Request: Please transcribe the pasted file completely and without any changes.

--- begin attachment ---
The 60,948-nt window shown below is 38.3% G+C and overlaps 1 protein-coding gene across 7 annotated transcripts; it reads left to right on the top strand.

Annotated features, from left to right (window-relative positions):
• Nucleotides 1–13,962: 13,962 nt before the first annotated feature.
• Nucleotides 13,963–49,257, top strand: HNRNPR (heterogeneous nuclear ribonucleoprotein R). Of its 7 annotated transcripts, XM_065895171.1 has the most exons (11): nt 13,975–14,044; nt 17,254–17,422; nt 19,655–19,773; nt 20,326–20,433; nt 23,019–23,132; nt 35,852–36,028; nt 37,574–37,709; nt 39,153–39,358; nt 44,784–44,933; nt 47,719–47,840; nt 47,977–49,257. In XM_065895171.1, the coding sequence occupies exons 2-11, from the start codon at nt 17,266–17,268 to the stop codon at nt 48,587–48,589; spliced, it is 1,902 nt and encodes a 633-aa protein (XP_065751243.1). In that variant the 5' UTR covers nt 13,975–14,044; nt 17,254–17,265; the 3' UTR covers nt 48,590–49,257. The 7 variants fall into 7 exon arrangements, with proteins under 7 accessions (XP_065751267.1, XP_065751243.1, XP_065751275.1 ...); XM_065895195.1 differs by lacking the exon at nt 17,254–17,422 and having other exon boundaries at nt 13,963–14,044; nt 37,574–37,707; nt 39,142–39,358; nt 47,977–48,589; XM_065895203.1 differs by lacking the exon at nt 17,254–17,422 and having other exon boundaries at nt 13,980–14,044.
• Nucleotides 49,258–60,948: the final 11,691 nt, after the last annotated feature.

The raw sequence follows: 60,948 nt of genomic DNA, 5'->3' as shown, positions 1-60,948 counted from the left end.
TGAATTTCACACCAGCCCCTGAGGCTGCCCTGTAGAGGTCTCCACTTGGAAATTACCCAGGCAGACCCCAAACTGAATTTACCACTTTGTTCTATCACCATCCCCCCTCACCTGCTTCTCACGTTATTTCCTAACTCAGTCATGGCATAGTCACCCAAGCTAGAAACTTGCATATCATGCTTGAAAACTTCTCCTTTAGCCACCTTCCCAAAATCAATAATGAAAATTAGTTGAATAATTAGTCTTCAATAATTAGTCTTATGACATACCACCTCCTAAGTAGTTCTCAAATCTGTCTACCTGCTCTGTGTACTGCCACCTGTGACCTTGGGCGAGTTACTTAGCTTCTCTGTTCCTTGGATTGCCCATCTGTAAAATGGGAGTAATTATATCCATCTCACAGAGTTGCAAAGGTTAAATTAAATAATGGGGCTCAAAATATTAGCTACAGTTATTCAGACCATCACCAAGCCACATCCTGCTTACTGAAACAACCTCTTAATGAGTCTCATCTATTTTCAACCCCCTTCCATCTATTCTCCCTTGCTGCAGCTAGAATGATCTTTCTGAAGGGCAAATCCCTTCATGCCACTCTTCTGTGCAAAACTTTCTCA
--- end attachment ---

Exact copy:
The 60,948-nt window shown below is 38.3% G+C and overlaps 1 protein-coding gene across 7 annotated transcripts; it reads left to right on the top strand.

Annotated features, from left to right (window-relative positions):
• Nucleotides 1–13,962: 13,962 nt before the first annotated feature.
• Nucleotides 13,963–49,257, top strand: HNRNPR (heterogeneous nuclear ribonucleoprotein R). Of its 7 annotated transcripts, XM_065895171.1 has the most exons (11): nt 13,975–14,044; nt 17,254–17,422; nt 19,655–19,773; nt 20,326–20,433; nt 23,019–23,132; nt 35,852–36,028; nt 37,574–37,709; nt 39,153–39,358; nt 44,784–44,933; nt 47,719–47,840; nt 47,977–49,257. In XM_065895171.1, the coding sequence occupies exons 2-11, from the start codon at nt 17,266–17,268 to the stop codon at nt 48,587–48,589; spliced, it is 1,902 nt and encodes a 633-aa protein (XP_065751243.1). In that variant the 5' UTR covers nt 13,975–14,044; nt 17,254–17,265; the 3' UTR covers nt 48,590–49,257. The 7 variants fall into 7 exon arrangements, with proteins under 7 accessions (XP_065751267.1, XP_065751243.1, XP_065751275.1 ...); XM_065895195.1 differs by lacking the exon at nt 17,254–17,422 and having other exon boundaries at nt 13,963–14,044; nt 37,574–37,707; nt 39,142–39,358; nt 47,977–48,589; XM_065895203.1 differs by lacking the exon at nt 17,254–17,422 and having other exon boundaries at nt 13,980–14,044.
• Nucleotides 49,258–60,948: the final 11,691 nt, after the last annotated feature.

The raw sequence follows: 60,948 nt of genomic DNA, 5'->3' as shown, positions 1-60,948 counted from the left end.
TGAATTTCACACCAGCCCCTGAGGCTGCCCTGTAGAGGTCTCCACTTGGAAATTACCCAGGCAGACCCCAAACTGAATTTACCACTTTGTTCTATCACCATCCCCCCTCACCTGCTTCTCACGTTATTTCCTAACTCAGTCATGGCATAGTCACCCAAGCTAGAAACTTGCATATCATGCTTGAAAACTTCTCCTTTAGCCACCTTCCCAAAATCAATAATGAAAATTAGTTGAATAATTAGTCTTCAATAATTAGTCTTATGACATACCACCTCCTAAGTAGTTCTCAAATCTGTCTACCTGCTCTGTGTACTGCCACCTGTGACCTTGGGCGAGTTACTTAGCTTCTCTGTTCCTTGGATTGCCCATCTGTAAAATGGGAGTAATTATATCCATCTCACAGAGTTGCAAAGGTTAAATTAAATAATGGGGCTCAAAATATTAGCTACAGTTATTCAGACCATCACCAAGCCACATCCTGCTTACTGAAACAACCTCTTAATGAGTCTCATCTATTTTCAACCCCCTTCCATCTATTCTCCCTTGCTGCAGCTAGAATGATCTTTCTGAAGGGCAAATCCCTTCATGCCACTCTTCTGTGCAAAACTTTCTCA